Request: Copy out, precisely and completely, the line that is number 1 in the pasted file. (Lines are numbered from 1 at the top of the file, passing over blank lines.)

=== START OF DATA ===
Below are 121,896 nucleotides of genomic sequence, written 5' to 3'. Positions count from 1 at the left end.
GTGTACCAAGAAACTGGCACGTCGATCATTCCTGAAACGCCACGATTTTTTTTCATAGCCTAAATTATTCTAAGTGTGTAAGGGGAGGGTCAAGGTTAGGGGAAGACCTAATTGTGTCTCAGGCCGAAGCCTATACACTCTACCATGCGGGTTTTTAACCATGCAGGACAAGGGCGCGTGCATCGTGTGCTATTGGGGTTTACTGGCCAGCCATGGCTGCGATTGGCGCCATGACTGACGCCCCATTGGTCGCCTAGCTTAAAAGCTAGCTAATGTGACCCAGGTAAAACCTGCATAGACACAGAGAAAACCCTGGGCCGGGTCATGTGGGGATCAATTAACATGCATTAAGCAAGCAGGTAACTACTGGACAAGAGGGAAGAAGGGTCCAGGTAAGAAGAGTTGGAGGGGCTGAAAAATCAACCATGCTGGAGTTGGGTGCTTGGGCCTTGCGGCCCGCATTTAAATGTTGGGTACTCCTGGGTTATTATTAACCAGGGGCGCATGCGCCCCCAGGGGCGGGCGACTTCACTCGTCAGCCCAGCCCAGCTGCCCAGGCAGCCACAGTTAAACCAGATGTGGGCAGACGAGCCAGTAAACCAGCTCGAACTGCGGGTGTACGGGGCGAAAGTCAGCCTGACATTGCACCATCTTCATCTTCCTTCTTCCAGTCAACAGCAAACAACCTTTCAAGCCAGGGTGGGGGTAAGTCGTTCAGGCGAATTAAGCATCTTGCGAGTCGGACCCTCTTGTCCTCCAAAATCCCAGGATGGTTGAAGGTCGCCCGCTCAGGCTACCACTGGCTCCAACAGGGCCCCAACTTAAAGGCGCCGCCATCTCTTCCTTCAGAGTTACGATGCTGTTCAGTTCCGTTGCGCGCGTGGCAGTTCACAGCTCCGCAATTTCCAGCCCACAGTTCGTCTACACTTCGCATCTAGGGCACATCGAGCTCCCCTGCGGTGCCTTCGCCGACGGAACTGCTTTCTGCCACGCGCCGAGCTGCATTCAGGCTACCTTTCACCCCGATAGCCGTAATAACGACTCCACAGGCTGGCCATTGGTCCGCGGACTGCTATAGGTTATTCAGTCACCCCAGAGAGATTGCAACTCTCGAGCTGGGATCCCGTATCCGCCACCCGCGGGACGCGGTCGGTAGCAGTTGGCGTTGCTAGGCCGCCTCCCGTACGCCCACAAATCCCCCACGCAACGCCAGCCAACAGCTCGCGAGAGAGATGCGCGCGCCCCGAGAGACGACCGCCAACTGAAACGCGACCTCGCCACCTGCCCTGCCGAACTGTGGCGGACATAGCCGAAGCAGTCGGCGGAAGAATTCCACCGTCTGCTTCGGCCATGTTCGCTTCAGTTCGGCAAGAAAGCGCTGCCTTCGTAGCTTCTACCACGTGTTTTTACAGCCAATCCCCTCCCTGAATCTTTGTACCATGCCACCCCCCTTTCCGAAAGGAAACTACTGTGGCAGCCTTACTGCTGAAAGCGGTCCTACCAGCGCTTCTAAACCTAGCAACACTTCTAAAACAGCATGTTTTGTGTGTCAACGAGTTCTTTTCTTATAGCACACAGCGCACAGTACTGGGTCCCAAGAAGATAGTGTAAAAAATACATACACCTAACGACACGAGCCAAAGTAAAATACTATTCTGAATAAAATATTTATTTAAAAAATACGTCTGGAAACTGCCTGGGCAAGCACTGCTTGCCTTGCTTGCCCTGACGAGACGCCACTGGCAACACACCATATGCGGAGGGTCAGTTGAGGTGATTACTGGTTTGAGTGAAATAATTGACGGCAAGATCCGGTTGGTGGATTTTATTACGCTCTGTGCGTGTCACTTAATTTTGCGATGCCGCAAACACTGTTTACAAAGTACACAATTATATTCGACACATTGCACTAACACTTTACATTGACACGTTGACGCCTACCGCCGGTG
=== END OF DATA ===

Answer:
Below are 121,896 nucleotides of genomic sequence, written 5' to 3'. Positions count from 1 at the left end.